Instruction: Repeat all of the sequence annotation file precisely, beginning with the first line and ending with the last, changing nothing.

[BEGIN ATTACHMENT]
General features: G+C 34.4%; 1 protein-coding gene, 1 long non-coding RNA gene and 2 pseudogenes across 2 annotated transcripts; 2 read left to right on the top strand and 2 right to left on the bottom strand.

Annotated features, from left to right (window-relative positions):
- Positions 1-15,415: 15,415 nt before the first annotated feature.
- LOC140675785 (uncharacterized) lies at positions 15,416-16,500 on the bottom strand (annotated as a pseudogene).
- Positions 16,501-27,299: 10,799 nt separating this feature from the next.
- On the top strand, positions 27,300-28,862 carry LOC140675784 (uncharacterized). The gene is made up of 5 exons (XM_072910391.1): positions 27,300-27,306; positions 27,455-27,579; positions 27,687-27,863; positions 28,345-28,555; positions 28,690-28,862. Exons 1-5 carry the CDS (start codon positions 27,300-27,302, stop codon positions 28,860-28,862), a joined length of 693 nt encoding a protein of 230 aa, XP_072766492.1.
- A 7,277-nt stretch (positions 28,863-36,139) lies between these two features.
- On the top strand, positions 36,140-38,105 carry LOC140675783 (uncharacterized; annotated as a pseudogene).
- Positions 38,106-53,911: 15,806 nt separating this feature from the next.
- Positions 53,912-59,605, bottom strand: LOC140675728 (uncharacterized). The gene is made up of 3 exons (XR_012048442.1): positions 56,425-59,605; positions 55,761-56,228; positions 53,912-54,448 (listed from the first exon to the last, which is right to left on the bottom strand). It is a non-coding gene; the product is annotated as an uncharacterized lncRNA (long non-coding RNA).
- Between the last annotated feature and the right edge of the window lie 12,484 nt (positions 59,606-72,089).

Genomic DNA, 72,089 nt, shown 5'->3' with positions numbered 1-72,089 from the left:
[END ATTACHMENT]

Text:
General features: G+C 34.4%; 1 protein-coding gene, 1 long non-coding RNA gene and 2 pseudogenes across 2 annotated transcripts; 2 read left to right on the top strand and 2 right to left on the bottom strand.

Annotated features, from left to right (window-relative positions):
- Positions 1-15,415: 15,415 nt before the first annotated feature.
- LOC140675785 (uncharacterized) lies at positions 15,416-16,500 on the bottom strand (annotated as a pseudogene).
- Positions 16,501-27,299: 10,799 nt separating this feature from the next.
- On the top strand, positions 27,300-28,862 carry LOC140675784 (uncharacterized). The gene is made up of 5 exons (XM_072910391.1): positions 27,300-27,306; positions 27,455-27,579; positions 27,687-27,863; positions 28,345-28,555; positions 28,690-28,862. Exons 1-5 carry the CDS (start codon positions 27,300-27,302, stop codon positions 28,860-28,862), a joined length of 693 nt encoding a protein of 230 aa, XP_072766492.1.
- A 7,277-nt stretch (positions 28,863-36,139) lies between these two features.
- On the top strand, positions 36,140-38,105 carry LOC140675783 (uncharacterized; annotated as a pseudogene).
- Positions 38,106-53,911: 15,806 nt separating this feature from the next.
- Positions 53,912-59,605, bottom strand: LOC140675728 (uncharacterized). The gene is made up of 3 exons (XR_012048442.1): positions 56,425-59,605; positions 55,761-56,228; positions 53,912-54,448 (listed from the first exon to the last, which is right to left on the bottom strand). It is a non-coding gene; the product is annotated as an uncharacterized lncRNA (long non-coding RNA).
- Between the last annotated feature and the right edge of the window lie 12,484 nt (positions 59,606-72,089).

Genomic DNA, 72,089 nt, shown 5'->3' with positions numbered 1-72,089 from the left: